Glimpse by Triangle Paradise (Review)

You’re left with an EP that sounds like nothing more than a bar band covering old ’80s classics.

I never had MTV growing up, so it wasn’t until my freshman year in college that I was able to experience all of those ’80s videos that I’d missed in my formative years. One thing I noticed was that many of these videos consisted of nothing more than gangly, awkward guys cavorting with hot chicks. Case in point: look at the J. Geils Band. They were certainly no prize, but they had a video that consisted of nothing but nymphets prancing around in lingerie for crying out loud. Listening to Triangle Paradise reminds me all of those early 80s videos, but not in a good, nostalgic way.

Glimpse fits nearly every bad ’80s new wave pop stereotype to a T, especially in the lyrics. Glimpse’s view of male/female relationships is about as deep as, well… they’re not deep. Combine that with fairly poor production, and you’re left with an EP that sounds like nothing more than a bar band covering old ’80s classics.

Glimpse sounds tired and forced, and though Triangle Paradise certainly strives for it, there’s no magical pop spark to be found. All of the songs on Glimpse average around 4 minutes in length, but nothing happens during the course of the song. The guitars start up, the drums kick in, and I listen to a guy doing his best Tom Petty impersonation sing insipid lyrics about love and heartbreak.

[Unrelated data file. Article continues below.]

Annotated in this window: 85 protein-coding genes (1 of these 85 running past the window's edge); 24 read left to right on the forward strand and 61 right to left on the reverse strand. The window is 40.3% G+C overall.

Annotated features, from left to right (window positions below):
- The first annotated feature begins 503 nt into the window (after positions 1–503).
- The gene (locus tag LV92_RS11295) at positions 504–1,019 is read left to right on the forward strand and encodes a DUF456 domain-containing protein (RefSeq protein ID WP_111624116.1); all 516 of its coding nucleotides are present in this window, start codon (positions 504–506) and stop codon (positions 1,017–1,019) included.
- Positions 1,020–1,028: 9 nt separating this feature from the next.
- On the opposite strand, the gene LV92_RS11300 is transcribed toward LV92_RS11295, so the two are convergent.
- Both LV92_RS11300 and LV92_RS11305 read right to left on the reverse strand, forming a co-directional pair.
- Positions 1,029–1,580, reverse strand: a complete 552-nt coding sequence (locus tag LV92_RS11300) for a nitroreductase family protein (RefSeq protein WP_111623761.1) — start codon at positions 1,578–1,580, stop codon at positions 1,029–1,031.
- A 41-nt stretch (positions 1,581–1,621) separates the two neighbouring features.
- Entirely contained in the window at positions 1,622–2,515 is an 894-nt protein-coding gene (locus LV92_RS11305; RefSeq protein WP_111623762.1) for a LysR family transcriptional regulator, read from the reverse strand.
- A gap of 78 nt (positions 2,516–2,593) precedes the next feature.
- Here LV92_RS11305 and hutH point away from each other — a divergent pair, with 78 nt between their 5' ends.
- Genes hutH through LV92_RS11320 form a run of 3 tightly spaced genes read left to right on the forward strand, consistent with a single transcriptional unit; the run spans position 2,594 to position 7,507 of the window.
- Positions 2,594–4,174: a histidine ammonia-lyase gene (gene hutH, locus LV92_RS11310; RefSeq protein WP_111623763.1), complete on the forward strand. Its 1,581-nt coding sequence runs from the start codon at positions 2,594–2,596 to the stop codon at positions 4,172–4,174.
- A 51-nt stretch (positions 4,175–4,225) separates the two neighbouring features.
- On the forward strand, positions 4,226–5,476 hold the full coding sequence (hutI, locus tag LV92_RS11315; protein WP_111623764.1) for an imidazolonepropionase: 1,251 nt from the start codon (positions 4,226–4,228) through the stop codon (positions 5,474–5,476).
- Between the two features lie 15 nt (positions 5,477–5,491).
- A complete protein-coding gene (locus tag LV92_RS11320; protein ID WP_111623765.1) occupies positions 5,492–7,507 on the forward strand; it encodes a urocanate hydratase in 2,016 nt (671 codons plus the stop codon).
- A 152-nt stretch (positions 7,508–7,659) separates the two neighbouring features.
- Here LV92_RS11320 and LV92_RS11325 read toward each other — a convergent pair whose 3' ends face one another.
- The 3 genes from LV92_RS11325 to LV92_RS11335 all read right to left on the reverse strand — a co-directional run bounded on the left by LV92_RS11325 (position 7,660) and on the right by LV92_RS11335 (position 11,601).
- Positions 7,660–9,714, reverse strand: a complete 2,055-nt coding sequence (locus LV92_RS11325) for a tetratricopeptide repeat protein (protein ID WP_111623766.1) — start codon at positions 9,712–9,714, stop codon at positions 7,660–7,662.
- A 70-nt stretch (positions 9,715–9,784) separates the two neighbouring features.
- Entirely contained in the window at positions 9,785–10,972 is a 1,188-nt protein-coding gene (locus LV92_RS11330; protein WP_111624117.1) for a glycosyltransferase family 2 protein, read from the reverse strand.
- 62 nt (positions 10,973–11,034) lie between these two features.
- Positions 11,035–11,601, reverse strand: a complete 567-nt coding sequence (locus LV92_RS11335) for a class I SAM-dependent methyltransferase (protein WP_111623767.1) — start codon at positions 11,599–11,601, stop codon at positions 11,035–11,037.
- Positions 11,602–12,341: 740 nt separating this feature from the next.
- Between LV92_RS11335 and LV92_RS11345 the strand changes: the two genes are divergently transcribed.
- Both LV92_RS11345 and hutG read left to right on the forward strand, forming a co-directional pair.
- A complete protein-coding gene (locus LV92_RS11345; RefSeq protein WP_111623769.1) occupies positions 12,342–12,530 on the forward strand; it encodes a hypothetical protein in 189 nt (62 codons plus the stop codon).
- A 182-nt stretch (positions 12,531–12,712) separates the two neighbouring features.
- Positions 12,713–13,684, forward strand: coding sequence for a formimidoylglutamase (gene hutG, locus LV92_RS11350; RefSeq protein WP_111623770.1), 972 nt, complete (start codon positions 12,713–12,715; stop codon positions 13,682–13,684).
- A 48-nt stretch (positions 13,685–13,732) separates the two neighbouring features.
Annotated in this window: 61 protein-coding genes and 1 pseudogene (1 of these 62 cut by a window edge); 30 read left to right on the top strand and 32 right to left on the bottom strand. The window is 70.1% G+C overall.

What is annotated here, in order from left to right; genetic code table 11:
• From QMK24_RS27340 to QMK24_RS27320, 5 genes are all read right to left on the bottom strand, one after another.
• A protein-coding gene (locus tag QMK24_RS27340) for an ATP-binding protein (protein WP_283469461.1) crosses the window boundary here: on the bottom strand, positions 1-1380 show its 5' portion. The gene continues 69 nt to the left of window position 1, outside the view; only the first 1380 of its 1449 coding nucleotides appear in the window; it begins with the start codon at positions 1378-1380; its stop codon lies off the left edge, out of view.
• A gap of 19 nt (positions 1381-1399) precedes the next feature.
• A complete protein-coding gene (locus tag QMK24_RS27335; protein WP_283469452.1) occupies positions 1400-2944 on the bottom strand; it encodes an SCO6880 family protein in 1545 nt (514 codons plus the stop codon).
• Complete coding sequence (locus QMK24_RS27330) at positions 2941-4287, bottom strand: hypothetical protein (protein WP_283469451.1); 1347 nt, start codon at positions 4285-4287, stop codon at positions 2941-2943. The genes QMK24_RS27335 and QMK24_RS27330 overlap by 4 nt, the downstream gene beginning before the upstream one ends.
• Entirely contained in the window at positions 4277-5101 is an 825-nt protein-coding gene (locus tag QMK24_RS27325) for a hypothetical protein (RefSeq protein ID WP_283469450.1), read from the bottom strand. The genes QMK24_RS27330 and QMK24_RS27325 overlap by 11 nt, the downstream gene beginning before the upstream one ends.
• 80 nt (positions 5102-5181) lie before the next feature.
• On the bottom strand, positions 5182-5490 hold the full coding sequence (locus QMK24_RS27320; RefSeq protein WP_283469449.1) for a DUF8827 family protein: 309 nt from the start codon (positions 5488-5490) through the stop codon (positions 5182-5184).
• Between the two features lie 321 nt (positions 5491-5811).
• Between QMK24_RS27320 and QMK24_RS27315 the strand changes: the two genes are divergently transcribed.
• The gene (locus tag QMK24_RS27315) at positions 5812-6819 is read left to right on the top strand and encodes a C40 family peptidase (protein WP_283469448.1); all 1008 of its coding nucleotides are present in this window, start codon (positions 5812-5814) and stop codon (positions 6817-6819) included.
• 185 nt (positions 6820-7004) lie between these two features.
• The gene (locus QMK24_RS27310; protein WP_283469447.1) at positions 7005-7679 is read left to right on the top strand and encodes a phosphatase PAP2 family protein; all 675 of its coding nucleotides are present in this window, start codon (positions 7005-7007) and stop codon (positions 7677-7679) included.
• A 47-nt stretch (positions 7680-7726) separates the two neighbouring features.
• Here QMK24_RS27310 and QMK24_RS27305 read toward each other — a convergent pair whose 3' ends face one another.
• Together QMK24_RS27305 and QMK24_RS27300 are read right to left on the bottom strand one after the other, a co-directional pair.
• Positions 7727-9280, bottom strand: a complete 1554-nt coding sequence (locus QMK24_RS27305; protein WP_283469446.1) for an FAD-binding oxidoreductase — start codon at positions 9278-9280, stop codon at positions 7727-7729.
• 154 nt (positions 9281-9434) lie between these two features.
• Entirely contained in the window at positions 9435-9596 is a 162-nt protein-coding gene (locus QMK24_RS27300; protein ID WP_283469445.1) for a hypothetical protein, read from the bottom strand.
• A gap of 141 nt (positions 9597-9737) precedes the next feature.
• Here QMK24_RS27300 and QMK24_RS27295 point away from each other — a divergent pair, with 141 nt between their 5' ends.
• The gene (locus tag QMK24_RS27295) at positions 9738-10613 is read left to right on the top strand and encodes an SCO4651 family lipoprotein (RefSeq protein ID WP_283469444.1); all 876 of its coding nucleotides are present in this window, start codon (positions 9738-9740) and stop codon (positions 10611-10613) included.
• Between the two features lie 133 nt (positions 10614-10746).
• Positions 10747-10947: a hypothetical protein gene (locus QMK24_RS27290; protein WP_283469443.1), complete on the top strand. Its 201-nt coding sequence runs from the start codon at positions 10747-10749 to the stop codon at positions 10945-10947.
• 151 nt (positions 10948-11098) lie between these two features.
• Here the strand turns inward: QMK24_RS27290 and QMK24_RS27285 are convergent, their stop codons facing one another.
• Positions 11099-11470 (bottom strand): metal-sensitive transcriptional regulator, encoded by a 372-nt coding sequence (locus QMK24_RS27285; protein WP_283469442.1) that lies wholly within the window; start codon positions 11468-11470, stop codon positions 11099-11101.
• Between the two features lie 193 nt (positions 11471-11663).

According to the little press packet I received with the CD, Triangle Paradise (which consists of Marco Kinsley and Mike Carrothers) “mold melodic rhythm, dynamics and finesse with true to life lyrical qualities of expression, ending with the simple goal of making your soul feel.” Unfortunately, I didn’t feel much of anything while listening to Glimpse.

If making my soul feel requires a guy singing “I’m tired of laying my heart on the line/Again and again, time after time/I only wanted to make her mine/But now she’s proved to me that love is unkind,” well… I think you know where I’m going on this one. I can understand lyrics like that from a punk band whose average age is 16, but when matched up with Triangle Paradise’s tired take on ’80s pop, it’s no J. Geils Band. Heck, it’s not even Tommy Tutone.


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